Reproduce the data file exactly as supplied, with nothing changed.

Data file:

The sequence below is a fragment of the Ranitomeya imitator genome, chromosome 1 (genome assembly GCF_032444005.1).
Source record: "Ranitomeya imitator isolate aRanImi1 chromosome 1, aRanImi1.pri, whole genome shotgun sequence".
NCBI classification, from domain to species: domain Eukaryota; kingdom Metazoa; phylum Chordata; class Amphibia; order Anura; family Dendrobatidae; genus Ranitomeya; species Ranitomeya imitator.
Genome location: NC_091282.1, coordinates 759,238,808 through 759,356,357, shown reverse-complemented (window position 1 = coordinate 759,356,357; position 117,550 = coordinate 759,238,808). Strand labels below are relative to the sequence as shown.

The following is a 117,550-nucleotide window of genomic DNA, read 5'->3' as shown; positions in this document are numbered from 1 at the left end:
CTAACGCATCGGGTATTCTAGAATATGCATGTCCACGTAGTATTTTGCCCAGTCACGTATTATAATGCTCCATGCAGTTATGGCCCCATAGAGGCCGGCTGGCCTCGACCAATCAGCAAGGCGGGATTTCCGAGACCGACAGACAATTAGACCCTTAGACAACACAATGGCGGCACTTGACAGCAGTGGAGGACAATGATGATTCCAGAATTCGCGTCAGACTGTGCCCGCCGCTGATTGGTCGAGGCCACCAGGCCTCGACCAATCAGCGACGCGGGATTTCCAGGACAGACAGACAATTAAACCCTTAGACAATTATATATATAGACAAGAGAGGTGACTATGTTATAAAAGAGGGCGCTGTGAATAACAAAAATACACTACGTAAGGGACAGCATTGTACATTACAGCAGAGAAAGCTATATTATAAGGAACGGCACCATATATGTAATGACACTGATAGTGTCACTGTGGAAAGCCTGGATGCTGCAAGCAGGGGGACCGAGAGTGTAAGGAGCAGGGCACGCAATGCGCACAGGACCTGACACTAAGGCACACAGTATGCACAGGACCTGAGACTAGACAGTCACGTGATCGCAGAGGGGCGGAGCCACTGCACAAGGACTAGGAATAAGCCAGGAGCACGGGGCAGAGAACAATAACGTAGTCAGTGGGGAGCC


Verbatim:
The sequence below is a fragment of the Ranitomeya imitator genome, chromosome 1 (genome assembly GCF_032444005.1).
Source record: "Ranitomeya imitator isolate aRanImi1 chromosome 1, aRanImi1.pri, whole genome shotgun sequence".
NCBI classification, from domain to species: domain Eukaryota; kingdom Metazoa; phylum Chordata; class Amphibia; order Anura; family Dendrobatidae; genus Ranitomeya; species Ranitomeya imitator.
Genome location: NC_091282.1, coordinates 759,238,808 through 759,356,357, shown reverse-complemented (window position 1 = coordinate 759,356,357; position 117,550 = coordinate 759,238,808). Strand labels below are relative to the sequence as shown.

The following is a 117,550-nucleotide window of genomic DNA, read 5'->3' as shown; positions in this document are numbered from 1 at the left end:
CTAACGCATCGGGTATTCTAGAATATGCATGTCCACGTAGTATTTTGCCCAGTCACGTATTATAATGCTCCATGCAGTTATGGCCCCATAGAGGCCGGCTGGCCTCGACCAATCAGCAAGGCGGGATTTCCGAGACCGACAGACAATTAGACCCTTAGACAACACAATGGCGGCACTTGACAGCAGTGGAGGACAATGATGATTCCAGAATTCGCGTCAGACTGTGCCCGCCGCTGATTGGTCGAGGCCACCAGGCCTCGACCAATCAGCGACGCGGGATTTCCAGGACAGACAGACAATTAAACCCTTAGACAATTATATATATAGACAAGAGAGGTGACTATGTTATAAAAGAGGGCGCTGTGAATAACAAAAATACACTACGTAAGGGACAGCATTGTACATTACAGCAGAGAAAGCTATATTATAAGGAACGGCACCATATATGTAATGACACTGATAGTGTCACTGTGGAAAGCCTGGATGCTGCAAGCAGGGGGACCGAGAGTGTAAGGAGCAGGGCACGCAATGCGCACAGGACCTGACACTAAGGCACACAGTATGCACAGGACCTGAGACTAGACAGTCACGTGATCGCAGAGGGGCGGAGCCACTGCACAAGGACTAGGAATAAGCCAGGAGCACGGGGCAGAGAACAATAACGTAGTCAGTGGGGAGCC